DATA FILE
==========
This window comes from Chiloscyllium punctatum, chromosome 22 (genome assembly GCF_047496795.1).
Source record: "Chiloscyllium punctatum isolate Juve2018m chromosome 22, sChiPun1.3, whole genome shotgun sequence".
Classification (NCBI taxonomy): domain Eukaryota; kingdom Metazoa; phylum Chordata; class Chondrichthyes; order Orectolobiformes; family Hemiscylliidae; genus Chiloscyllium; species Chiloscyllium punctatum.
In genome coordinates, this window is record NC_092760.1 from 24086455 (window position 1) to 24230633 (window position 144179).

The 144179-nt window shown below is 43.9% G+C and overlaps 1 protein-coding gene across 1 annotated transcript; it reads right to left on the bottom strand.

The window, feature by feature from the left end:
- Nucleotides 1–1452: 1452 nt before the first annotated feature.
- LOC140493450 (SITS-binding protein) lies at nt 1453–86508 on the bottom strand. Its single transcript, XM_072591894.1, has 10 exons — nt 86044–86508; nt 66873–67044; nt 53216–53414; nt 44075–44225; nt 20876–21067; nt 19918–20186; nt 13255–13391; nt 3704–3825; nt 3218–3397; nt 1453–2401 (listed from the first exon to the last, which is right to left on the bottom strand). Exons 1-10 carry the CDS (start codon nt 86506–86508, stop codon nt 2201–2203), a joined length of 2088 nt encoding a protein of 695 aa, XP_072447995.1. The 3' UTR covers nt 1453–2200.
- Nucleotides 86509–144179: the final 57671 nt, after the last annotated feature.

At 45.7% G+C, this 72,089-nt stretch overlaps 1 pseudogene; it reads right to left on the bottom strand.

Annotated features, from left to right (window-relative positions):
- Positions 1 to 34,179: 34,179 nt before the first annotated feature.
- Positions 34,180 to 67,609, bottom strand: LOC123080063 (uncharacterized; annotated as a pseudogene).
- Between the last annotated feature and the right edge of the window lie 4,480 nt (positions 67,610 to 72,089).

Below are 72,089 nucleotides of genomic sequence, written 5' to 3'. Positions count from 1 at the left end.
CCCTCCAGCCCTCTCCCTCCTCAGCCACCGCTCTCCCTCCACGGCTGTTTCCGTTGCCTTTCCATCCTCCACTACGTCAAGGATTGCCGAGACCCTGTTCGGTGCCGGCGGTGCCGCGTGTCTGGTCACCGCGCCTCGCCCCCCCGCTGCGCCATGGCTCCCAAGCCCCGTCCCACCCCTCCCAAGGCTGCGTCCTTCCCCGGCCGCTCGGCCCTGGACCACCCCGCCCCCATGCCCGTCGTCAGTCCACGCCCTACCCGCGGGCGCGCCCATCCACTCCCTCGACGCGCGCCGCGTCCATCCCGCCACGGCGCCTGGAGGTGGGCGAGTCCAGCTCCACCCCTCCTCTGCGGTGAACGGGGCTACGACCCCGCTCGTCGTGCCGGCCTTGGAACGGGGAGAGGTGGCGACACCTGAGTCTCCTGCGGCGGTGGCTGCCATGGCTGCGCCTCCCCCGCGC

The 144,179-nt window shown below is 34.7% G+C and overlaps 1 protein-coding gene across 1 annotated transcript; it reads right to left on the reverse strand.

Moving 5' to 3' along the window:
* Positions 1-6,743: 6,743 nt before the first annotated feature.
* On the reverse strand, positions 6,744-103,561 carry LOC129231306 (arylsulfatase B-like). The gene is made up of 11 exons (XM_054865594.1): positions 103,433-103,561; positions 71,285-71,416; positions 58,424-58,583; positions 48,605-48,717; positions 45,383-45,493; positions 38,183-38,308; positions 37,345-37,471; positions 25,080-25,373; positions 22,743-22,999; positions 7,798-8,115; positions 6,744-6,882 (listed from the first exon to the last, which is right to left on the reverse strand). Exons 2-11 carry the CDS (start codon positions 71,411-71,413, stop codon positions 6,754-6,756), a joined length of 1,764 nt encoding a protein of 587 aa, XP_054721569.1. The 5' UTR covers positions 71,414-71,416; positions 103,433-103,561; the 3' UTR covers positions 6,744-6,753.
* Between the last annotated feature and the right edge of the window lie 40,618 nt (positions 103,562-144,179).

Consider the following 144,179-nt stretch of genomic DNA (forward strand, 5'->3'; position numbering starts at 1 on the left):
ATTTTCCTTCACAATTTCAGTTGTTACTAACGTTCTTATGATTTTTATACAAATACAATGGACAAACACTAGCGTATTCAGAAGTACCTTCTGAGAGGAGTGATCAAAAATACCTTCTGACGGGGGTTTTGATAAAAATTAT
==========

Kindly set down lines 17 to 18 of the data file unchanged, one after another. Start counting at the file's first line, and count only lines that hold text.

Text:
The 144,179-nt window shown below is 34.7% G+C and overlaps 1 protein-coding gene across 1 annotated transcript; it reads right to left on the reverse strand.

Moving 5' to 3' along the window: